By Jeffrey A. Trachtenberg 

A group of Republican senators is asking Inc. to explain why it recently removed a book about transgender issues that had been on sale on the platform for about three years.

In a letter to Amazon Chief Executive Jeff Bezos dated Wednesday, Sens. Marco Rubio of Florida, Mike Lee of Utah, Mike Braun of Indiana and Josh Hawley of Missouri said a book by conservative scholar Ryan T. Anderson, "When Harry Became Sally: Responding to the Transgender Moment," was no longer available on Amazon nor on its Kindle and Audible platforms.

Amazon, they wrote, has been "unable to provide a sufficient explanation" as to how the book "supposedly violated a vague, undefined 'offensive content' standard."

An Amazon spokeswoman didn't have a comment regarding the letter. In a statement earlier Wednesday, the company said it reserved the right not to sell certain content based on its content guidelines for books.

"All retailers make decisions about what selection they choose to offer and we do not take selection decisions lightly," the statement said.

In their letter, the senators wrote that Amazon's move "openly signaled to conservative Americans that their views are not welcome on its platforms." They requested the company provide documentation explaining its decision, including whether the book violated an Amazon policy.

A spokesman for Encounter Books, a nonprofit based in New York City which publishes "When Harry Became Sally," said Wednesday that it had been informed by its distributor that the book was removed for violating Amazon's content guidelines.

Under the category "Offensive Content," Amazon's content guidelines include a sentence that reads: "We don't sell certain content including content that we determine is hate speech, promotes the abuse or sexual exploitation of children, contains pornography, glorifies rape or pedophilia, advocates terrorism, or other material we deem inappropriate or offensive."

In an interview Wednesday, Mr. Anderson said he first learned that his book was no longer for sale on Sunday afternoon after a would-be book purchaser called him to say they couldn't find the book on Amazon. Mr. Anderson then looked and also couldn't find it.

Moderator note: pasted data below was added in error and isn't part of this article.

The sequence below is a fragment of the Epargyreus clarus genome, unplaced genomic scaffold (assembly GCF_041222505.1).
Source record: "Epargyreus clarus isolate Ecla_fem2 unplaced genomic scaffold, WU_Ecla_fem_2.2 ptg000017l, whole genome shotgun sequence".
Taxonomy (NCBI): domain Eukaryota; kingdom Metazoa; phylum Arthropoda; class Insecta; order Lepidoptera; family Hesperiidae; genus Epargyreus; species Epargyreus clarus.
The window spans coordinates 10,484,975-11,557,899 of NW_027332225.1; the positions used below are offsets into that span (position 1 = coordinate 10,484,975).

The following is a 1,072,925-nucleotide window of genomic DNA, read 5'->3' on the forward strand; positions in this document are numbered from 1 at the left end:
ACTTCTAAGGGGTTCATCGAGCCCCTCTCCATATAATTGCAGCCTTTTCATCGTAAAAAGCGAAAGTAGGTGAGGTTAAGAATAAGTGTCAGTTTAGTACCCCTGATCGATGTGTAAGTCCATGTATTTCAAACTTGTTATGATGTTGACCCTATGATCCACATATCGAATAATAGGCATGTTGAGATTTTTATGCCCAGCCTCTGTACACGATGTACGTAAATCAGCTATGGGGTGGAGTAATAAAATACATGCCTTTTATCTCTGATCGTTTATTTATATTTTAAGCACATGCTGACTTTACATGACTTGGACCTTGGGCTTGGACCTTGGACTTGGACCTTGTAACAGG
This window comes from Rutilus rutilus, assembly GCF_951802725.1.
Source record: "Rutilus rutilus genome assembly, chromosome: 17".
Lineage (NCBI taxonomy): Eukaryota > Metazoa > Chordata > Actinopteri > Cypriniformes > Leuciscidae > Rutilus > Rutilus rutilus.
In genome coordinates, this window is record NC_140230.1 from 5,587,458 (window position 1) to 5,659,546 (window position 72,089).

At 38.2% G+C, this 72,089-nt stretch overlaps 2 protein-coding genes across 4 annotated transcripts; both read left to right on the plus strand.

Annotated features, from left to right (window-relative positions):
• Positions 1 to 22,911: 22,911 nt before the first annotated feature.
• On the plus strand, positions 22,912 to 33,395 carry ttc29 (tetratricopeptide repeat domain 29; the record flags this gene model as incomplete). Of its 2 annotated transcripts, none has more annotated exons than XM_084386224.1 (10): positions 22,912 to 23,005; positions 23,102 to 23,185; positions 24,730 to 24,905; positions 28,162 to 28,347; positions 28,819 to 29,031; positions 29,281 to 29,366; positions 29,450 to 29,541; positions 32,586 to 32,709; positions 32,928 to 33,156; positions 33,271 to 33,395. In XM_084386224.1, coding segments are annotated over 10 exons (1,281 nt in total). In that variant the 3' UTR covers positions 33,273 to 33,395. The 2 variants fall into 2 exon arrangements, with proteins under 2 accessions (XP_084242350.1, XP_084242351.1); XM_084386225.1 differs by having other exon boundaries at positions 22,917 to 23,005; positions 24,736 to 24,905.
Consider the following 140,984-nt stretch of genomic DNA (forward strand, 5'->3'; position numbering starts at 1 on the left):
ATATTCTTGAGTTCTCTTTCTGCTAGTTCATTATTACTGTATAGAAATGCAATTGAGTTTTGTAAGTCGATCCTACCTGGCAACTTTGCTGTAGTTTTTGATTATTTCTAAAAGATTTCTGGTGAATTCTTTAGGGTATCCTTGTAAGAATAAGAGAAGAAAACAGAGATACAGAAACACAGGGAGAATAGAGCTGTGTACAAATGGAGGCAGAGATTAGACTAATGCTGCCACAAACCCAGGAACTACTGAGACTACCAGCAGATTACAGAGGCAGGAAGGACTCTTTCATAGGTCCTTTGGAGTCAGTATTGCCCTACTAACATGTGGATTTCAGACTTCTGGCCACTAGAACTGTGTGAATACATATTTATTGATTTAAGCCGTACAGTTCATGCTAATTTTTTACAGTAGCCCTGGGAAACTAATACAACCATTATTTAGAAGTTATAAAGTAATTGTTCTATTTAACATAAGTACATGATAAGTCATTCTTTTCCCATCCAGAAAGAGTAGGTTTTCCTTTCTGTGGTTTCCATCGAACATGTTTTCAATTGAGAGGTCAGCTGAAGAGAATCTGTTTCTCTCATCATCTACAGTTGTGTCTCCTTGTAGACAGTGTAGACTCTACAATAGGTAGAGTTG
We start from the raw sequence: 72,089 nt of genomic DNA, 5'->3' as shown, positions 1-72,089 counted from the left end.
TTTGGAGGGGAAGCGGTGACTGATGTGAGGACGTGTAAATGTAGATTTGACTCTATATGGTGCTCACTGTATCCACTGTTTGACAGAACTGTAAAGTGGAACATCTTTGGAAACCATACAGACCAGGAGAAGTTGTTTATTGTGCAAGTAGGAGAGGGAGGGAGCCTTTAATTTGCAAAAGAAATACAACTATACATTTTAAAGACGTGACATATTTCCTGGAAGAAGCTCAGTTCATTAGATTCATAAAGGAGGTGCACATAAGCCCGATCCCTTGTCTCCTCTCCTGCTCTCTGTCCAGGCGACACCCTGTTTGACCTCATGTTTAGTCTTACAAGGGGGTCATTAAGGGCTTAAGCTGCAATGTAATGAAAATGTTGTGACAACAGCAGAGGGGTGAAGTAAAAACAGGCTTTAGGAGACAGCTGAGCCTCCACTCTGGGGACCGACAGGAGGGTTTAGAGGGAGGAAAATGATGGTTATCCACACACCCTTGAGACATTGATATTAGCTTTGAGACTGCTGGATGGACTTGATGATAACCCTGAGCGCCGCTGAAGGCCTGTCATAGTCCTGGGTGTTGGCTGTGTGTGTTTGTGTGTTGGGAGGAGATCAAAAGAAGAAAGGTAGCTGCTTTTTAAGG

"It's hard to understand," said Mr. Anderson, president of the Ethics and Public Policy Center, a conservative think tank based in Washington, D.C. "As far as I know I haven't done anything. The book has been saying the same thing for three years." The book, which focuses on a variety of issues including gender identity, was originally published in February 2018.

In a tweet Wednesday, Mr. Anderson thanked the group of Republican senators for their support.

Leading tech platforms have been under criticism for implementing bans or suspensions of conservative figures. Twitter Inc. earlier this year permanently banned former President Trump's personal account from its service, while Facebook Inc. moved to disable Mr. Trump's Facebook and Instagram accounts indefinitely.

Apple Inc., Amazon and Alphabet Inc.'s Google also recently took steps to boot Parler, a social-media app and website that has grown in popularity among conservatives. The actions against Mr. Trump and Parler starkly illustrate the companies' influence over conversation online -- and the political nature of their decisions. While lauded by many, ejecting the president and some of his supporters also infuriated others who said it amounts to censorship.

A longstanding truism in the book business is that the only bad publicity is no publicity, and that appears to be true for Mr. Anderson as well. The print edition is now sold out at, but on late Wednesday afternoon the ebook ranked No. 3 on the bookseller's Top 100 list for digital books.

A spokesman for Encounter Books on Wednesday said the publisher has reordered 5,000 paperback copies.

Write to Jeffrey A. Trachtenberg at


(END) Dow Jones Newswires

February 24, 2021 19:32 ET (00:32 GMT)

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